Monday, June 24, 2013

Gameboard of the Gods

Book: Gameboard of the Gods
Series: Age of X book #1
Author: Richelle Mead

ReviewIn a futuristic world nearly destroyed by religious extremists, Justin March lives in exile after failing in his job as an investigator of religious groups and supernatural claims. But Justin is given a second chance when Mae Koskinen comes to bring him back to the Republic of United North America (RUNA). Raised in an aristocratic caste, Mae is now a member of the military’s most elite and terrifying tier, a soldier with enhanced reflexes and skills.

When Justin and Mae are assigned to work together to solve a string of ritualistic murders, they soon realize that their discoveries have exposed them to terrible danger. As their investigation races forward, unknown enemies and powers greater than they can imagine are gathering in the shadows, ready to reclaim the world in which humans are merely game pieces on their board. [Goodreads]

I'm a HUGE Richelle Mead fan and expected to devour this book in a day or two like all of her other books. Unfortunately, that didn't happen. I spent several nights discussing how I should be reading the book instead of sitting on the couch texting a friend who was also lamenting abut how she couldn't get into it. 

The Good: I love the overall concept. Religious extremists unleashed a virus called Mephistopheles that killed 50% of the worlds population, creating a time known as 'The Decline.' Canada and the US merge to create RUNA and forcibly cross-breed with EA (Eastern Alliance, mostly China and Russia) to create people that can fight the virus (Plebians). Ethnically pure bloodlines (known as Castes), were given land grants and suffer 'The Mark of Cain', essentially genetic issues due to Mephistopheles. Religion is looked upon as very dangerous in RUNA and only a few groups that are registered are allowed to worship. Everyone is microchipped, females are required to have contraception implants at age 14, cars drive themselves and there is improved technology. RUNA is a world power and looks down on those who live outside of its borders. 

The Not So Good: I'm not sure how many books are planned in this series, but there was a lot of world building throughout 400+ pages. There is a lot going on and this book needed a glossary, timeline and map. After finishing the book I've discovered a glossary on Mead's website ( I wish I had the forethought to look for this when I first started reading the book.

Ehh: The book is told through three narrators, Justin, Mae and Tessa. I love the alternating narratives (this is the first Mead book I've read written in the third person, not a problem but she really excels at first person). I really didn't love any of the main characters. Justin March: imagine a womanzing, drug addicted Patrick Jane (the Mentalist). We're told Justin is an expert on religious groups but I'd say his biggest talent is reading people. He's metro-sexual and over confident in almost everything he does. The best parts of him are the voices in his head. There are two ravens residing there that provide most of the comic relief in the book. What I found most frustrating about Justin is that he doesn't bother to try to figure out what god is after him-he explains that there are hundreds of gods that have ravens but come on-in FOUR YEARS he didn't even bother? At the end of the book he essentially does one google search and figures it out on the first try.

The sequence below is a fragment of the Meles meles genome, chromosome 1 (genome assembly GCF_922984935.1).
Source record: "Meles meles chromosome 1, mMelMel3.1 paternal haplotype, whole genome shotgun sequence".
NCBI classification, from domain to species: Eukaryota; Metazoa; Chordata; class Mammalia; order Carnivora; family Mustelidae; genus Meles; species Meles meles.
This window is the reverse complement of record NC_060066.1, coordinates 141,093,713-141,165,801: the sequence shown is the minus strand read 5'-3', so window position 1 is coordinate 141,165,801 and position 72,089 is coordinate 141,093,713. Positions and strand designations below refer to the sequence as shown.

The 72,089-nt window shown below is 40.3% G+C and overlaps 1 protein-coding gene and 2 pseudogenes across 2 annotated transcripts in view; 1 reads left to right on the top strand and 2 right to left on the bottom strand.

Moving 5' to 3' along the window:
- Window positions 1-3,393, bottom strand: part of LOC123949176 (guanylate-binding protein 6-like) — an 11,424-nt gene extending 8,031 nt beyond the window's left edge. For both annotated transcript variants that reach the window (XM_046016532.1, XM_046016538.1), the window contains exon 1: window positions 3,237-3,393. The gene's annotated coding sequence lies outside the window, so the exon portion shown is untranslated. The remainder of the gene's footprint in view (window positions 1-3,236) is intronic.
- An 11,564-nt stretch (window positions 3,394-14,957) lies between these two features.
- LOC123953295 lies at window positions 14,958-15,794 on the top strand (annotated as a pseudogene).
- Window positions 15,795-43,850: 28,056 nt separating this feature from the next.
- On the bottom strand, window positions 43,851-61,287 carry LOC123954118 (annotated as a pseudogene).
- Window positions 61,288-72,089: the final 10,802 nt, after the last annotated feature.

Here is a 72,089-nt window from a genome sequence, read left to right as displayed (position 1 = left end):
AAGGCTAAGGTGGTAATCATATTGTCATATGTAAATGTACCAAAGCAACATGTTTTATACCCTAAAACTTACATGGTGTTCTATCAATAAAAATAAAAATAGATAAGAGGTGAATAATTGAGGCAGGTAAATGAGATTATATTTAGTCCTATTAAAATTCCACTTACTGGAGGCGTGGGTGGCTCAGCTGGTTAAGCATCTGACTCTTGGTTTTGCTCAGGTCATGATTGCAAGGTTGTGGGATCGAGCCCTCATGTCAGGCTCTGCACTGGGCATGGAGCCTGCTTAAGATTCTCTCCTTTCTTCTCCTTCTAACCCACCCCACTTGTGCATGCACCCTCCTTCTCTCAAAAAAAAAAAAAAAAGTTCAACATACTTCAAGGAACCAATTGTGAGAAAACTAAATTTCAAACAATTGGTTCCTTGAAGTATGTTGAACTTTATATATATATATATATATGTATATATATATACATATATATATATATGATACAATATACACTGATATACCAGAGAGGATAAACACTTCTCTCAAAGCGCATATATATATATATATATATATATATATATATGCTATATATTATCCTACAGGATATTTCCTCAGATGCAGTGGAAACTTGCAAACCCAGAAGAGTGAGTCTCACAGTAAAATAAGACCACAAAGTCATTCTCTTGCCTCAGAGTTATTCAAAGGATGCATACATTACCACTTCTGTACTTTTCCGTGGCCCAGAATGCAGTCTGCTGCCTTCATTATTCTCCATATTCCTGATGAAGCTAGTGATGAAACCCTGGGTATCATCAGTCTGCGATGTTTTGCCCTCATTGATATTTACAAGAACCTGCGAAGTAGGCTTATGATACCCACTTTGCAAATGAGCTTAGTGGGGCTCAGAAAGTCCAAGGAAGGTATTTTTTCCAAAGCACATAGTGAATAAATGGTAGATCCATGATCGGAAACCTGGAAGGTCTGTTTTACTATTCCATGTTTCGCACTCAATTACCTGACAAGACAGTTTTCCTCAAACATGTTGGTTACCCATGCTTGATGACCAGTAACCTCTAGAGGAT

As for our female protagonist Mae: she's a gorgeous super soldier with an interesting back story (and perhaps one of the most awful mothers ever). Unfortunately, we don't learn about her background until the last quarter of the book and prior to that she is written so detached and cold I just didn't care much about her. Although Justin and Mae have an explosive first meeting, the romance seems to be going nowhere (I'm sure that will change in the coming books, but right now I don't see too much chemistry between the characters).  

Finally, Tessa. She's a 16 year old girl from Central American that Justin brings to RUNA. She experiences discrimination at school due to her provincial hair style and accent. I liked her well enough, I just wish she had a few less sections and Mae had more. I'm guessing she has a big story arc in the coming books, and I'm wondering if a different god will 'elect' her at some point. 

Overall, this book didn't click with me but I'm still excited about the series and hope that since the world is established, Mead will focus on the characters and storylines.  
Grade: 3/5

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